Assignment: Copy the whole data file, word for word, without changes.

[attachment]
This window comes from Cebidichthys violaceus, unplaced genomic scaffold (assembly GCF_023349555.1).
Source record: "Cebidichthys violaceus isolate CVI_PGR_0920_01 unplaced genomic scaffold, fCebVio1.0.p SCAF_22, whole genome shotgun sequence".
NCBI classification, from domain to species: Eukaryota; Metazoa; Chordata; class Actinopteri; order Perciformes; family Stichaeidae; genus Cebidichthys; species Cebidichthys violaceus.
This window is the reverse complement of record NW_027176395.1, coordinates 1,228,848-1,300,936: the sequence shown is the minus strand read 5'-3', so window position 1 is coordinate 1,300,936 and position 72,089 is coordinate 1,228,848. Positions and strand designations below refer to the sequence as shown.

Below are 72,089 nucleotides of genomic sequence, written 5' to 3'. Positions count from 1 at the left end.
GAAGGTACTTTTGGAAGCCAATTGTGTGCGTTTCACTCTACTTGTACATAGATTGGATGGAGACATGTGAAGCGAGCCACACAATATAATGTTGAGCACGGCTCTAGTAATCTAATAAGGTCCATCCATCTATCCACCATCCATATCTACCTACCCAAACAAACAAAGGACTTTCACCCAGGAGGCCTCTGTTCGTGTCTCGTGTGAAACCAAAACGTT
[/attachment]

This window comes from Cebidichthys violaceus, unplaced genomic scaffold (assembly GCF_023349555.1).
Source record: "Cebidichthys violaceus isolate CVI_PGR_0920_01 unplaced genomic scaffold, fCebVio1.0.p SCAF_22, whole genome shotgun sequence".
NCBI classification, from domain to species: Eukaryota; Metazoa; Chordata; class Actinopteri; order Perciformes; family Stichaeidae; genus Cebidichthys; species Cebidichthys violaceus.
This window is the reverse complement of record NW_027176395.1, coordinates 1,228,848-1,300,936: the sequence shown is the minus strand read 5'-3', so window position 1 is coordinate 1,300,936 and position 72,089 is coordinate 1,228,848. Positions and strand designations below refer to the sequence as shown.

Below are 72,089 nucleotides of genomic sequence, written 5' to 3'. Positions count from 1 at the left end.
GAAGGTACTTTTGGAAGCCAATTGTGTGCGTTTCACTCTACTTGTACATAGATTGGATGGAGACATGTGAAGCGAGCCACACAATATAATGTTGAGCACGGCTCTAGTAATCTAATAAGGTCCATCCATCTATCCACCATCCATATCTACCTACCCAAACAAACAAAGGACTTTCACCCAGGAGGCCTCTGTTCGTGTCTCGTGTGAAACCAAAACGTT